James Bennet sat in the dark of the bay with his head between his knees and his comm channels on his space suit open.

He looked up. He saw the stars. Visible through the gaping hole in the bay left over by an act of sabotage.

He thought it strange that a little girl could do all that.

After James found Ayla hiding among the supplies, he hadn’t been sure what to do with her, as there was no way to return to the ship. So he had given her some food and had one of the guards watch over her.

He had been shocked to find that guard dead later, and Ayla nowhere to be found.

There were few places to hide in a place this open. Thinking back, James guessed she had been hiding between layers of the double hull. It would have been rather cold there. Hard to believe she would have been able to endure it. But before anyone could find her, she had managed to jury-rig a bomb using some of the oxygen canisters and a detonator she must have smuggled with her.

James was fortunate. He had been suited up and ready to start deploying the first array when the bomb went off. When he got back inside, there were only five other people alive, out of a crew of twenty. One had been wearing a suit but had been knocked unconscious by the concussion wave. The other three were in the workshop, which had sealed itself after the decompression.

The three people trapped in the workshop had a working communicator and had been using it to keep in touch with James. They had found Ayla shortly before the bomb went off. She was battered and bloodied and had been crying in pain, but after the bomb went off, she’d finally passed out. They had a medical kit and did what they could for her, but she was still out cold. It was a small mercy that she was still alive, if she’d still been inside the crawl space when the bomb went off, she would have been pulled out into space along with most of Jame’s crew.

‘James?’

James keyed on his suit comm, ‘Yeah?’

‘We’re picking up something on the short range comms.’

‘What is it?’ James said tiredly.

’They said ’Stone Age, I repeat, Stone Age″

‘Thank you.’

‘What does it mean?’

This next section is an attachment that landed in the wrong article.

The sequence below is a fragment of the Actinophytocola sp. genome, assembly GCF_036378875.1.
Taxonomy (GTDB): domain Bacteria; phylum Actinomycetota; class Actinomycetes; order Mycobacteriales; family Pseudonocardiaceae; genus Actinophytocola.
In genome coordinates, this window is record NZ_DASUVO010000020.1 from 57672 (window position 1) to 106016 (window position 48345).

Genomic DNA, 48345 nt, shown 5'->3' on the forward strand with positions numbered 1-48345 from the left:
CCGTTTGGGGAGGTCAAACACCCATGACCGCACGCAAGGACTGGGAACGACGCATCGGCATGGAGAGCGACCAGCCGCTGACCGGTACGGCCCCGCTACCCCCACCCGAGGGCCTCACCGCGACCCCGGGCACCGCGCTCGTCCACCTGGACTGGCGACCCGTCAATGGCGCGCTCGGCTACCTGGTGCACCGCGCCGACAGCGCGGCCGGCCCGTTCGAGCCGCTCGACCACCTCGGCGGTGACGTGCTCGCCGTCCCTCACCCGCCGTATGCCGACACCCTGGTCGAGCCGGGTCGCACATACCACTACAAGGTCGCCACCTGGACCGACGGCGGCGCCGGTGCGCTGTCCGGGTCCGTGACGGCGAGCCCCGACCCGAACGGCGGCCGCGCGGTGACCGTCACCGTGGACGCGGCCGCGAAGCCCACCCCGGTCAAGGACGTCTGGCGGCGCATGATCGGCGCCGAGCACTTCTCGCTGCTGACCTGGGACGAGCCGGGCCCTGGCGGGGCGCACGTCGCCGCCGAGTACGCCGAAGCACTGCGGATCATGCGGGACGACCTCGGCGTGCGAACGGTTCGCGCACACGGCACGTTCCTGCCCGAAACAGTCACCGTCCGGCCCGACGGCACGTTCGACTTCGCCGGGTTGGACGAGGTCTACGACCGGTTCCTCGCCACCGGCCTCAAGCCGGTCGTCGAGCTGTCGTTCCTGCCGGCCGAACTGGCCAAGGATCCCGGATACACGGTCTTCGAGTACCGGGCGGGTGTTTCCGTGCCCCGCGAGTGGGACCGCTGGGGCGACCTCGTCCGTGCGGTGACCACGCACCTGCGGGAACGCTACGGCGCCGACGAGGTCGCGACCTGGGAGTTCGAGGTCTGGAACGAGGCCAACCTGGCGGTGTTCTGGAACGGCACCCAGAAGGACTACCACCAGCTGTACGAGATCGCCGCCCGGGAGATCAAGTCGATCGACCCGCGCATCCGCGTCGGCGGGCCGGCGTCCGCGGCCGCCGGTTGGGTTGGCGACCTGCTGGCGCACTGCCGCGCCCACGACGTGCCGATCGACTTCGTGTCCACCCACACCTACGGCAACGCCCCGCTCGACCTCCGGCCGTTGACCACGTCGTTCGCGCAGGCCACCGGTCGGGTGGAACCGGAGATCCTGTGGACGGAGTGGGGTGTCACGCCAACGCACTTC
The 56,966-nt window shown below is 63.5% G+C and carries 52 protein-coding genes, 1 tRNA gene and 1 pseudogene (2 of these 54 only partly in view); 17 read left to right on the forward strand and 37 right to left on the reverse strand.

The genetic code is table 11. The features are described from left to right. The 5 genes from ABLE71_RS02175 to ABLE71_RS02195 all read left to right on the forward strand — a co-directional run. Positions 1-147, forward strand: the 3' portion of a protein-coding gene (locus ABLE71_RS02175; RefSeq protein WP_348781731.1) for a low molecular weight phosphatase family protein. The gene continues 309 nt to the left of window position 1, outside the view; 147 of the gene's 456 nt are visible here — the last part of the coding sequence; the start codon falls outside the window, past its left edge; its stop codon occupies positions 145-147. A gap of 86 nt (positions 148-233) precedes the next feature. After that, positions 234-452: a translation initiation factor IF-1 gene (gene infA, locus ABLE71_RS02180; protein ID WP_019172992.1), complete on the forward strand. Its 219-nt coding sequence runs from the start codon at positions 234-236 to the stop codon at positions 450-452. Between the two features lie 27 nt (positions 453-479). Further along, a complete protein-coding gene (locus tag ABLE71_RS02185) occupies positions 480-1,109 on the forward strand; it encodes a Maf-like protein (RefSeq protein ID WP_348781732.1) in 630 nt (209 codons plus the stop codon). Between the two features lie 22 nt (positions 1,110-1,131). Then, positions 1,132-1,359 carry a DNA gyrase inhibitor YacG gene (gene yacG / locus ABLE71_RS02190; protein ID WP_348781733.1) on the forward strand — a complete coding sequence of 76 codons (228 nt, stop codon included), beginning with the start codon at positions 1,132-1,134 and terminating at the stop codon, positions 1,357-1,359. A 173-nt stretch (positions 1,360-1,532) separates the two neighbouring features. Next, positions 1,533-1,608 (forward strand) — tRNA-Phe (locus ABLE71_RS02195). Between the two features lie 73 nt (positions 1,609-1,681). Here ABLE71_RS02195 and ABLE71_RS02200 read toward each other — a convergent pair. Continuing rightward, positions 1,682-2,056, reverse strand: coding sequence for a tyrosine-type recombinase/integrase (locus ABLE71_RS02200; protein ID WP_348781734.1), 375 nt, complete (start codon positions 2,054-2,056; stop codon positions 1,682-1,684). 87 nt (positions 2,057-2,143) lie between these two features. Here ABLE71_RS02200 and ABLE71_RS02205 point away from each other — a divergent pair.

‘It means things have gone poorly on the ship.’

The others were silent for a moment, ‘So no rescue?’

‘I don’t think so. I have something to do. The communicator is going to go offline.’

‘Why?’

Jame’s felt an aching in his chest, ‘Because I’m going to be triggering an electromagnetic pulse.’

‘That’ll short out all unshielded electronics in this bay sir!’

‘I know. With any luck, it’ll reach that ship too.’

‘Taking down Exo.’

‘Yep,’ James said.

‘Okay, just be sure to plug into the O2 valve.’

‘Yeah, I know,’ James looked over at the small bud sticking out of the wall of the safe room. It was a simple one-way valve which could be hooked into the O2 system of a space suit to keep it supplied if for some reason the people in spacesuits got cut off. It was a last minute addition on James’ part when they had been building it, but it seemed like it was a good one at this point.

‘Unfortunately, the EMP is going to kill my filtration systems. Unless we get a rescue, it’s only going to buy me time,’ James said.

‘Then I guess we’d better hope for rescue.’

James stood up and walked over to a piece of equipment. He had spent the last few hours frantically repairing it after the damage it had sustained from the bomb. It was the result of the extra gear they had brought on board the bay before their departure. Hopefully, it would be powerful enough to reach the ship.

James flipped a cover open and held his hand over a button. He pressed it. An emergency generator started to pump power into several dozen capacitors. James spared a look at the unconscious crewman laying on the floor.

‘We’ll I guess we’re in for a long night. I’ll make sure you keep getting air. You can take care of getting us rescued okay?’ James said dryly.

A green light flashed on the controls. James pressed the button.